Commercial galleries

Gagosian nets estate of Nam June Paik, grandfather of video art

The gallery launches its worldwide representation of the artist with a show in Hong Kong in September

Gagosian Gallery has taken on worldwide representation of the estate of Nam June Paik, the late Korean artist known as the grandfather of video art.

Paik, who died in 2006, was a playful pioneer who began using televisions as a medium in his work in the 1960s. Trained as a classical pianist, Paik said his musical background allowed him to understand time—integral to video art—better than other visual artists: “As painters understand abstract space, I understand abstract time,” he said.

Paik was involved with Fluxus artists, the loosely organised avant-garde group influenced by irreverent Dadaists. Paik’s innovative use of video technology was recognised during his lifetime, with exhibitions at leading institutions including the Museum of Modern Art in New York (1977) and the Centre Georges Pompidou in Paris (1982).

Gagosian’s representation of the artist was initiated by staff in its Hong Kong gallery, which will mount an exhibition dedicated to the artist this autumn. The show, Nam June Paik: the Late Style (17 September-7 November), will focus on videos, sculptures, paintings and drawings produced during his final decade, and will also include art dating from the 1960s through the 1980s. The exhibition is co-organised by Gagosian Gallery and the estate of Nam June Paik with the exhibition curator John Hanhardt, an independent scholar who has organised several retrospectives of Paik’s work at institutions including the Whitney Museum of American Art in New York (1982) and at the Smithsonian American Art Museum, Washington, DC (2013). Future shows are planned for Gagosian’s galleries in New York and London.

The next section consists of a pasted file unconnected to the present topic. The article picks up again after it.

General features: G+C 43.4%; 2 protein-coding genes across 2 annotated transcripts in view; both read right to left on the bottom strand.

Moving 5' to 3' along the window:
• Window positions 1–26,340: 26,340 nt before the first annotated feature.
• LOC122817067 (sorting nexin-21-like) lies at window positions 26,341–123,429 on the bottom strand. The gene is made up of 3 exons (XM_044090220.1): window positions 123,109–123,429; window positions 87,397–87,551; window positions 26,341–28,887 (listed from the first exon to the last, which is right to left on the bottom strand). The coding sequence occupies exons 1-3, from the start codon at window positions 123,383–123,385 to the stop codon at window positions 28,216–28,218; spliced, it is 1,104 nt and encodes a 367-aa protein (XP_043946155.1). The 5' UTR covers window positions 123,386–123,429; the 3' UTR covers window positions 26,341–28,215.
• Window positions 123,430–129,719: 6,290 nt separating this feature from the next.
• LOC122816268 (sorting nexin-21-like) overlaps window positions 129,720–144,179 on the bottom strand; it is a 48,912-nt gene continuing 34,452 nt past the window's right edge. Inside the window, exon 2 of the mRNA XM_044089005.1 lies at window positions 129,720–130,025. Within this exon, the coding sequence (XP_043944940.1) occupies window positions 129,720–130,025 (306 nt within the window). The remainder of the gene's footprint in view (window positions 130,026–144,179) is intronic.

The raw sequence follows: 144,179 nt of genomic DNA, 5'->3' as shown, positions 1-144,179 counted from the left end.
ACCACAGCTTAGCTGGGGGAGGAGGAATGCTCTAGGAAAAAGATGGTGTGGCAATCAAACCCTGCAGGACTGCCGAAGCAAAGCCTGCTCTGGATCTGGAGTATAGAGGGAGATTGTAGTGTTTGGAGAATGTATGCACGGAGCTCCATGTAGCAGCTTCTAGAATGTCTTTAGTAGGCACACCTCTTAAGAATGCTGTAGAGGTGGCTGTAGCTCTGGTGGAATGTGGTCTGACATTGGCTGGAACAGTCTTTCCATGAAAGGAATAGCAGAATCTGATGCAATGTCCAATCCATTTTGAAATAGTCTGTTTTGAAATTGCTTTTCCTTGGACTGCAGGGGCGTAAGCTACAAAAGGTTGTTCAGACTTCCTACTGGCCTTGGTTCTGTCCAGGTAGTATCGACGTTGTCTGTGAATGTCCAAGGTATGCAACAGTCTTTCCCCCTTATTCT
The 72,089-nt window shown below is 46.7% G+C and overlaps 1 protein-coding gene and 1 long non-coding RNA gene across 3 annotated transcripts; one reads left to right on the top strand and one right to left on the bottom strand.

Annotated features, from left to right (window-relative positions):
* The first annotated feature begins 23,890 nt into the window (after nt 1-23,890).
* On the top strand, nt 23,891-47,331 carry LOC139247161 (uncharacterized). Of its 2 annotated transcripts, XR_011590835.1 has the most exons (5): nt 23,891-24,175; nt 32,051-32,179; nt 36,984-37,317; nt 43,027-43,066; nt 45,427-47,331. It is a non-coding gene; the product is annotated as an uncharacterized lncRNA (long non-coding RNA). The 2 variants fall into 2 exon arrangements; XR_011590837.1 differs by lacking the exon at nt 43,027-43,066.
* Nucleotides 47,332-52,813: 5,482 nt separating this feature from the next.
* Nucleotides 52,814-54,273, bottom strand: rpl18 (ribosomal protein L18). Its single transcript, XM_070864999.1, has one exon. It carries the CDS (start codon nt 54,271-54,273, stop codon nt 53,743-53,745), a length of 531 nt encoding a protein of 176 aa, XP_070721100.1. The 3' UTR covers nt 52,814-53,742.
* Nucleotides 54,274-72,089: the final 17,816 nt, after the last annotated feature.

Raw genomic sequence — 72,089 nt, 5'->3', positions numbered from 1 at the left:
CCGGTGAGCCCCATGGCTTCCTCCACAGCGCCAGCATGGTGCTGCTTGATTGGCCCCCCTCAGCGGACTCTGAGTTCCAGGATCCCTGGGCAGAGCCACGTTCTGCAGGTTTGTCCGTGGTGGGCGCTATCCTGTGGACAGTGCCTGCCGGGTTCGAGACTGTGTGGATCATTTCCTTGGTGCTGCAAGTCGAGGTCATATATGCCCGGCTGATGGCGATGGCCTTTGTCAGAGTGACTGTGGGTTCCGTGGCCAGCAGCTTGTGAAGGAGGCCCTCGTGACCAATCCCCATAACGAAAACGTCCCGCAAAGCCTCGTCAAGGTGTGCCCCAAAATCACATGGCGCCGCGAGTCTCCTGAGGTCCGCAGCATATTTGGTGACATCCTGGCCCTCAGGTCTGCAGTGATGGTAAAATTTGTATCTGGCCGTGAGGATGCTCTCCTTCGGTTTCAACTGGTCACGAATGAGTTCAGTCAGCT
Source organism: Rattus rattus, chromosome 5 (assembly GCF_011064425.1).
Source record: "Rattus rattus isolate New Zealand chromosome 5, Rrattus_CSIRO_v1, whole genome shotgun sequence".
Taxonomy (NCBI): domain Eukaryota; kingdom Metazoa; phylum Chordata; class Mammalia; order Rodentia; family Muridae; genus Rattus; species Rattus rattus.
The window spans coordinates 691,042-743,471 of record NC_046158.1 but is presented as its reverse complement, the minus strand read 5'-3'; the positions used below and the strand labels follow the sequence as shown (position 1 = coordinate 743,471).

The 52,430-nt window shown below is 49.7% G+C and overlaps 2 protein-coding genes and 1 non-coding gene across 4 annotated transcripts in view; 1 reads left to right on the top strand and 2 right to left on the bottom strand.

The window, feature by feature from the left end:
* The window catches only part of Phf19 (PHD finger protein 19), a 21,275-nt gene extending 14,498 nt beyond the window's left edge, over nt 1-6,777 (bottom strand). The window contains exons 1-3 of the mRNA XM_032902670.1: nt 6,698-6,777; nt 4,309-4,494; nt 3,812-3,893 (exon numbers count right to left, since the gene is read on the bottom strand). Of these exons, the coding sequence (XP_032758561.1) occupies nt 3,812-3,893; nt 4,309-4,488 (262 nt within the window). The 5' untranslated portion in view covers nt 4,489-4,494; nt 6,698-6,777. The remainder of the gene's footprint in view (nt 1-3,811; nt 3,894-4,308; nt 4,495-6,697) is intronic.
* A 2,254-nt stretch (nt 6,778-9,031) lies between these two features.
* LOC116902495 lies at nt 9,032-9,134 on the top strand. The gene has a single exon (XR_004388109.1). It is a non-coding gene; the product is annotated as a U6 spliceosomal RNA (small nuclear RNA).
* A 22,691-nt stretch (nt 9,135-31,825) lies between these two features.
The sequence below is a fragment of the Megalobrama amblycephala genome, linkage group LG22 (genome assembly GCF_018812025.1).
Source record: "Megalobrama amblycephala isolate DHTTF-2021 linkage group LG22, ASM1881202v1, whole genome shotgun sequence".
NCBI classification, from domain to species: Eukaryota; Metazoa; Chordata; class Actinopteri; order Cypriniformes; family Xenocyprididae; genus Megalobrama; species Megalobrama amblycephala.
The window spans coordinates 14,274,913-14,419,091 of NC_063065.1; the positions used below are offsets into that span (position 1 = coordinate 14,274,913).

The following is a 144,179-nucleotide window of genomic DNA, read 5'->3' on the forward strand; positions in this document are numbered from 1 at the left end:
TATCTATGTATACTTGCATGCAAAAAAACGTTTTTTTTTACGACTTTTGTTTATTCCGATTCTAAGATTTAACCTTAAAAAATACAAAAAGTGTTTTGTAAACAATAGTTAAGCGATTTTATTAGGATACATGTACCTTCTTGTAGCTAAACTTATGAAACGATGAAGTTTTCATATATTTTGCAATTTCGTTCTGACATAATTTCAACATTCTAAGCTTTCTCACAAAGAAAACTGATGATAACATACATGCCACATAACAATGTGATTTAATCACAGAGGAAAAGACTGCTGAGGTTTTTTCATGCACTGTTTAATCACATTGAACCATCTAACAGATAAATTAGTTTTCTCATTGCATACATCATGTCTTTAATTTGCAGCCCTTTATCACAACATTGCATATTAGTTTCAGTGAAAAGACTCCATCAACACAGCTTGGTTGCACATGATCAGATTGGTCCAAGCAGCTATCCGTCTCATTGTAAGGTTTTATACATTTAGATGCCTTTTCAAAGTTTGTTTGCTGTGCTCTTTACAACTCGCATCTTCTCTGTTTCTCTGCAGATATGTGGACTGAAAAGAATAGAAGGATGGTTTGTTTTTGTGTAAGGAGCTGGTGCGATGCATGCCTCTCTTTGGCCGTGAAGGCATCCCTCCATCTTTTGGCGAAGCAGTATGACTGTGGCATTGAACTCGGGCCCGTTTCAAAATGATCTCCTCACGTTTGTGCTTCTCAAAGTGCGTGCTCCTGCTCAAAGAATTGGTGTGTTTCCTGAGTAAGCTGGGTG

Most of the work on show in Hong Kong will be for sale, though some pieces will be on loan from the artist’s estate, according to the gallery. “Paik was an Asian artist—a Korean national fluent in Japanese—who lived most of his life in Europe and the United States,” a spokesman says. “As a Western gallery with an expanding presence in Asia, Gagosian sees Hong Kong as a fitting place to inaugurate our representation of the estate.”